The first option is to add it to the wall type. This makes it automatic and appear everywhere. First, I will show how to set it up and then point out a few potential problems with this option. Of course we will check out the results in Enscape:)
Read on to learn more...
For some context, lets say we want to add baseboard to this home office as shown in the image below.
Here are the basic steps to add a baseboard to a wall (see next image):
- Select the wall
- Edit Type (and Edit Structure)
- Show Preview and switch to Section view
- Click the Sweeps button
- Add a sweep
Each sweep has several options which can be set. Profile and material are important first steps. Revit comes with several profiles or it is easy to make your own.
When you click OK or Apply the resultant sweep can be seen in the preview as shown here.
Now the baseboard appears in the model everywhere this wall is located.
Baseboard is not typically modeled in my experience. But, it looks wonderful in Enscape as seen in the next two images! Everything here uses the new Revit 2019 advanced materials.
Now the challenges.
We only defined this sweep on one side of the wall. We could easily add another one on the other side of the wall. But if there are cases where one side has a different trim that would get complicated, as multiple wall types would be needed.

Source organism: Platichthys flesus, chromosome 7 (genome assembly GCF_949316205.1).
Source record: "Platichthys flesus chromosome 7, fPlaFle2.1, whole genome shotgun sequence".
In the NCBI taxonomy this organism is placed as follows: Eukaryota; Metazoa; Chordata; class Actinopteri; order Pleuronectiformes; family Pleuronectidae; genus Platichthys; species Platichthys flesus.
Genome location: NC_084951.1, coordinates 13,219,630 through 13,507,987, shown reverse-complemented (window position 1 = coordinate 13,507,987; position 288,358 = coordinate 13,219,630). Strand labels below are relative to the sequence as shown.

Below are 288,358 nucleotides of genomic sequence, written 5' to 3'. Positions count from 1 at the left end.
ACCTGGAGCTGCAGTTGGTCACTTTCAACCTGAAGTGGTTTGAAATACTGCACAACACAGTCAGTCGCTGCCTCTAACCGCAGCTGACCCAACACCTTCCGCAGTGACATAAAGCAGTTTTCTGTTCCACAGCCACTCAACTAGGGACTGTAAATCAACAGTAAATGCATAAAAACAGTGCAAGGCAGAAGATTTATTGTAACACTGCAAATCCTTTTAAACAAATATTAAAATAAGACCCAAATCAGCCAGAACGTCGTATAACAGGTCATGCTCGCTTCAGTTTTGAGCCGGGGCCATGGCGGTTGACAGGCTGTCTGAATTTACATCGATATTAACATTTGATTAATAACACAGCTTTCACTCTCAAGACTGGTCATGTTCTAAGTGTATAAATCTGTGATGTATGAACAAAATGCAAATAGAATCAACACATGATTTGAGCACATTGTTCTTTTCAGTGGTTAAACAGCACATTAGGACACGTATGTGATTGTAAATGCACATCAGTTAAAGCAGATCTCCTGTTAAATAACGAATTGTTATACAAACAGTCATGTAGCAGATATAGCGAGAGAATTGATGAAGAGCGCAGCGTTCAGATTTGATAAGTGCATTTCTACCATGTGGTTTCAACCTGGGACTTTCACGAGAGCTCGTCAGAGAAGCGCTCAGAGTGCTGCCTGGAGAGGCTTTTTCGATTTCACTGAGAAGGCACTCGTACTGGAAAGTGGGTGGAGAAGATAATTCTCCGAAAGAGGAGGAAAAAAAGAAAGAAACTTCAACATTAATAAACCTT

Also, this only works when the bottom of the wall aligns with the floor. So this technique would not work for the two exterior walls which actually each have different conditions in this regard.
Stay tuned for more options... I also look forward to hearing what you do in the comments below. Except spammers who include random links to unrelated stuff... I just delete those:)
- Creating Wall Baseboard in Revit - Option 1
- Creating Wall Baseboard in Revit - Option 2
- Creating Wall Baseboard in Revit - Option 3
- Creating Wall Baseboard in Revit - Option 4 - Slab Edge
- Creating Wall Baseboard in Revit - Option 5 - Roof and Fascia